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Cleveland RTA Considers Rate Hikes and Service Cuts to Balance its Budget

photo of RTA train

The board of the Greater Cleveland Regional Transit Authority reviewed several options Tuesday to raise fares and reduce service.   

The goal is to save $7 million and stay within its recently passed budget.

To meet its budget shortfall, RTA is looking to raise a little over $3 million by hiking fares and to save about $4 million by cutting bus and train service it considers underutilized. 

Some of the fare options call for raising the cost of a monthly RTA pass from $85 to $95 and possibly again two years from now.  

The price of transporting the disabled may also go up. General Manager Joe Calabrese says federal regulations allow transit systems to charge double for so-called “paratransit.”  

“RTA has never done that while most systems do that as a practice,."

One option raises the paratransit fare from $2.25 to $3.50. 

The agency has identified 19 routes that would see service cuts, taking 18 buses off the road. And Calabrese acknowledges that a few of the recommended cuts to rapid lines could hurt future development plans.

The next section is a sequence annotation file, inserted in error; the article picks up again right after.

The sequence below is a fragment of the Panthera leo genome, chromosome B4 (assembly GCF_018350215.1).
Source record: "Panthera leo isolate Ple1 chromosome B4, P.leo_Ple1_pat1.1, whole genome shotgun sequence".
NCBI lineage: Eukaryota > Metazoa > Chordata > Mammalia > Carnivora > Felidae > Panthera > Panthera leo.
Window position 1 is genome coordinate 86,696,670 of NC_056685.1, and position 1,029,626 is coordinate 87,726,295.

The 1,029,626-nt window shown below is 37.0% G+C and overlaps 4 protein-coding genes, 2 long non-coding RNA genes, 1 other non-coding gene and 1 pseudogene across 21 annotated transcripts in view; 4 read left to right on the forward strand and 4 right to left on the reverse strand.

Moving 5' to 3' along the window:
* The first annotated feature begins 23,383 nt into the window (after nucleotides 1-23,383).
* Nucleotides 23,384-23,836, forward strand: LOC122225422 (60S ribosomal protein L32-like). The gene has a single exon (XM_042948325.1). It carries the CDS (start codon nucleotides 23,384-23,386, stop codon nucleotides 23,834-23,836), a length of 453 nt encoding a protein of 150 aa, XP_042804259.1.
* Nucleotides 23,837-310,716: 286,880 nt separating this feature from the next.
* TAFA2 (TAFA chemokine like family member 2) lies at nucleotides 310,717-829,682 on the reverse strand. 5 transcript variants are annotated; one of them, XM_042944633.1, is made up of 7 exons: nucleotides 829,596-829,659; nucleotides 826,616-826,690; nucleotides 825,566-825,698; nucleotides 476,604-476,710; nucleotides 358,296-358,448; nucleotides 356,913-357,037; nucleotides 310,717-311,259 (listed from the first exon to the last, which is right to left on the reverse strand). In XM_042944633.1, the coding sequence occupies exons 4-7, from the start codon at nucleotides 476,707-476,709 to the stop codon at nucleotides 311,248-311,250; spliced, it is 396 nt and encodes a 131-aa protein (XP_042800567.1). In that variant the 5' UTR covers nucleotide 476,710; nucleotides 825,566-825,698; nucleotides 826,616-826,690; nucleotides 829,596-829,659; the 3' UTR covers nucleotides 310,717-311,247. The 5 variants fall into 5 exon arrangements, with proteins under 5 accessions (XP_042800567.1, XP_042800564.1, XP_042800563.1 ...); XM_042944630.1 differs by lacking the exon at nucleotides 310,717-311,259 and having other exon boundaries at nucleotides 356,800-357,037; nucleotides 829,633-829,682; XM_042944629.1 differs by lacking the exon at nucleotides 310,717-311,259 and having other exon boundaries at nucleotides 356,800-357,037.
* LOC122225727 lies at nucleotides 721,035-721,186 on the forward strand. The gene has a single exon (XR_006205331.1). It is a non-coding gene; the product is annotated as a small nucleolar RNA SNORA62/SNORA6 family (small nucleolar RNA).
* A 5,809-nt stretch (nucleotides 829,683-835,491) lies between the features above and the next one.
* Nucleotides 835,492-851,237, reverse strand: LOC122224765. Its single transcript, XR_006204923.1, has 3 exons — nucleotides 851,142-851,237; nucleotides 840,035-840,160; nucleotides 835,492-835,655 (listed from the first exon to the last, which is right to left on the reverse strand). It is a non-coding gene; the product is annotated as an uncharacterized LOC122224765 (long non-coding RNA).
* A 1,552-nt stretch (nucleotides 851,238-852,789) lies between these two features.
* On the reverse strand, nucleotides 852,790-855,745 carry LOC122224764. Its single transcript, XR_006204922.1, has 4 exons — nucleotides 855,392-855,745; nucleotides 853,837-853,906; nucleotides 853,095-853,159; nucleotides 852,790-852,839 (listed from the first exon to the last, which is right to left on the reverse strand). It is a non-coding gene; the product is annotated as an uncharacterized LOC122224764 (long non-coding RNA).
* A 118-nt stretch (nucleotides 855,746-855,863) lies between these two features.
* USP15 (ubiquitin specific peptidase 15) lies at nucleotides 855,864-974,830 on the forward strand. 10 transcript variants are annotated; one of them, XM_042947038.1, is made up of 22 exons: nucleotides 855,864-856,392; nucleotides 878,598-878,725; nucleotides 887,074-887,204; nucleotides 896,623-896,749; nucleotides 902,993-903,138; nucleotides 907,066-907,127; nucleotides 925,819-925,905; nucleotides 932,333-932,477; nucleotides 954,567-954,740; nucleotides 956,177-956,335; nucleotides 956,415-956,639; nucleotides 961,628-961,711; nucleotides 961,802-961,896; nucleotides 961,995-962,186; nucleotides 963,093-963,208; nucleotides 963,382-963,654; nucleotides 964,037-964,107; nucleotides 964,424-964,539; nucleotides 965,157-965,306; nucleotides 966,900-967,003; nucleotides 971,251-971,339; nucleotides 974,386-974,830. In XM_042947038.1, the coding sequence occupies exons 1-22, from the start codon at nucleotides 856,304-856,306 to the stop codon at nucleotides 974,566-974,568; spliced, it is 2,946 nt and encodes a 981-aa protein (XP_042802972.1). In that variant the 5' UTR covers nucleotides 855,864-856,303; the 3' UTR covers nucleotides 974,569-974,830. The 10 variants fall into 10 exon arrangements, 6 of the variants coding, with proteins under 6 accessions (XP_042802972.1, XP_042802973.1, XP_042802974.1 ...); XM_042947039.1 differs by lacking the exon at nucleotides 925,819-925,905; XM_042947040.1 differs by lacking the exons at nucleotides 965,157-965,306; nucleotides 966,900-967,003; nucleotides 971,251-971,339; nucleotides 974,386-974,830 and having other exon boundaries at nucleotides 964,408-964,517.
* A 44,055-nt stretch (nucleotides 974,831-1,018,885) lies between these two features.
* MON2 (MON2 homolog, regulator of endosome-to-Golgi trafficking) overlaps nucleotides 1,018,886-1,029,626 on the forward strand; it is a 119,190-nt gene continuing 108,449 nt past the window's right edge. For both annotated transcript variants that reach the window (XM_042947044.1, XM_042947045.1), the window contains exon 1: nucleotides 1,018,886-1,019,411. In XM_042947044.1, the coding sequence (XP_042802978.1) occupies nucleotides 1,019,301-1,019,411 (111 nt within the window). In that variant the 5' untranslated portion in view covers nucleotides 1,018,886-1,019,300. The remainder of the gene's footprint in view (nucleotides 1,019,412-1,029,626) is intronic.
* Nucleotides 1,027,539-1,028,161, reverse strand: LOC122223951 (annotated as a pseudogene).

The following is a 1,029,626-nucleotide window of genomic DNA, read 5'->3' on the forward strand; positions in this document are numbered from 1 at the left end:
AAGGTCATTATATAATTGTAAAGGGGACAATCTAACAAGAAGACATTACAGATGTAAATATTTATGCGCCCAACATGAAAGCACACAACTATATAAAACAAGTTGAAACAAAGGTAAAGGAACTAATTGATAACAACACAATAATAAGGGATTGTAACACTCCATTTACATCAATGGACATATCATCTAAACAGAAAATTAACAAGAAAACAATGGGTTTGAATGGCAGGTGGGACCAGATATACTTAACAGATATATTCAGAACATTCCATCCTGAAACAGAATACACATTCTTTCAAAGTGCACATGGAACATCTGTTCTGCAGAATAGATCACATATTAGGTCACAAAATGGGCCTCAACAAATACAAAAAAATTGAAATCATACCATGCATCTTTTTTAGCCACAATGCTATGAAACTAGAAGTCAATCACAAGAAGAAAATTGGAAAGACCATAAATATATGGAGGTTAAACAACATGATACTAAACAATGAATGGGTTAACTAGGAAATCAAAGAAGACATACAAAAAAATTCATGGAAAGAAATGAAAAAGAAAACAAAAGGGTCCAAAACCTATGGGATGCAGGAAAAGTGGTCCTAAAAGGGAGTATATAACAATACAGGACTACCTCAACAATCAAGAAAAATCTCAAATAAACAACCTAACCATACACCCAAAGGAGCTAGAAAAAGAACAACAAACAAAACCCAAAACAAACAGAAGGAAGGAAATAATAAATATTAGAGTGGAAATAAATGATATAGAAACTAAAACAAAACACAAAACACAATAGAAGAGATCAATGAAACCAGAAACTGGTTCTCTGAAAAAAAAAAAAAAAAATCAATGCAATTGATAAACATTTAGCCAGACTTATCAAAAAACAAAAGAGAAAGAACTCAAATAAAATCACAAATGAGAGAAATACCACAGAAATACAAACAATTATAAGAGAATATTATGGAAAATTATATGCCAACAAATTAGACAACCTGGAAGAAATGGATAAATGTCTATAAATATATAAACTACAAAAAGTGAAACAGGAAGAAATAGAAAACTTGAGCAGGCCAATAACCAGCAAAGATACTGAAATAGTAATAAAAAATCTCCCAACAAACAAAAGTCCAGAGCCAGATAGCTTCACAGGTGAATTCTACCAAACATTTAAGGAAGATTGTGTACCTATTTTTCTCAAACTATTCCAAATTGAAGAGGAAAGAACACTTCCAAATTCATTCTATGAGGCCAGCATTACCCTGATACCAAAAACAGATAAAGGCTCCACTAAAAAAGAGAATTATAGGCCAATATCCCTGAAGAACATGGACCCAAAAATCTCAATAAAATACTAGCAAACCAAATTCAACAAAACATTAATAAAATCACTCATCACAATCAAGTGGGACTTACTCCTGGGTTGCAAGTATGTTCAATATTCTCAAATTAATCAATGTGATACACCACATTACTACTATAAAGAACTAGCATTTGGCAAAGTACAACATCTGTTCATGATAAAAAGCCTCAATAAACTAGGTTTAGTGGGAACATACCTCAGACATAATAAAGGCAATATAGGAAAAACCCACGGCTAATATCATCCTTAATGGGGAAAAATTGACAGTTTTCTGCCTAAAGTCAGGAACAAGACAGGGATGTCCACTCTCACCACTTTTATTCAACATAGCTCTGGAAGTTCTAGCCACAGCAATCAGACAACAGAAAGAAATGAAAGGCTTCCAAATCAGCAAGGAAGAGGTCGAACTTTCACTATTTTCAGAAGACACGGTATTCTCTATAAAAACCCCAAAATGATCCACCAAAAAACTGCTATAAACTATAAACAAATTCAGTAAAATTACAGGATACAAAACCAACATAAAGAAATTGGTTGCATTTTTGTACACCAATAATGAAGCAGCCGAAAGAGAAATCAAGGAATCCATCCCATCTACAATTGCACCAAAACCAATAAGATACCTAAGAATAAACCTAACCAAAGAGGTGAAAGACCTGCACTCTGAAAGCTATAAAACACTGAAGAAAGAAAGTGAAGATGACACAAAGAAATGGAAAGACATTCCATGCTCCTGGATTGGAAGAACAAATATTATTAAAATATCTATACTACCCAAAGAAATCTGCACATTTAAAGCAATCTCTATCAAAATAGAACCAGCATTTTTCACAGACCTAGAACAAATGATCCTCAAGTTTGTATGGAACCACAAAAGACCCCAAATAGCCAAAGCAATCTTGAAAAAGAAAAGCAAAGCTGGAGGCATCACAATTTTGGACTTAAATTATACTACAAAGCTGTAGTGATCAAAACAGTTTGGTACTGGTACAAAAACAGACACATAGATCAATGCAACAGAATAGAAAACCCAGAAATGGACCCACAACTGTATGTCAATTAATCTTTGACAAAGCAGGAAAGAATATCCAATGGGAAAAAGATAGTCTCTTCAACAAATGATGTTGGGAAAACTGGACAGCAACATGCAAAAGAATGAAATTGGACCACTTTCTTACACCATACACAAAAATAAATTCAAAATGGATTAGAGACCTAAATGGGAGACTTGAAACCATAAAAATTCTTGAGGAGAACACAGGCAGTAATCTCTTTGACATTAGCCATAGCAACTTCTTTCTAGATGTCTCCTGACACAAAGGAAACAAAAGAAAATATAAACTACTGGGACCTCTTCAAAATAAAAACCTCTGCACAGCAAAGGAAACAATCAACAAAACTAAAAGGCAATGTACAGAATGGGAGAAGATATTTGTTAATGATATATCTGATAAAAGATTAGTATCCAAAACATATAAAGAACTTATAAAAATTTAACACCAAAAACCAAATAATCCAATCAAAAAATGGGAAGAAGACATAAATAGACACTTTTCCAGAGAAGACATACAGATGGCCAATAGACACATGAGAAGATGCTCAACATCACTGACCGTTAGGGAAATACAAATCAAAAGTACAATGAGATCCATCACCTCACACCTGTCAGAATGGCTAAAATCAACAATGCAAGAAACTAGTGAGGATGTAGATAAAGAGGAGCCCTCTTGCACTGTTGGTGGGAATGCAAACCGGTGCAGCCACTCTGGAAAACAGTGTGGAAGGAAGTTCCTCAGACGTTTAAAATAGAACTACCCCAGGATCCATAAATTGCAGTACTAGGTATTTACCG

“The Waterfront Line is something that we really feel is ... an economic development engine for the city in the future as we’re trying to develop the Flats, East Bank and the lakefront project,” says Calabrese.

Calabrese and some board members put the blame on state officials who have cut Ohio’s public transit funding from $43 million in 2001 down to just $7 million last year. Calabrese says the Ohio Department Of Transportation’s own study suggests the state should pay 10 percent of the bill.

RTA will hold 10 public hearings on its proposals starting at the end of this month.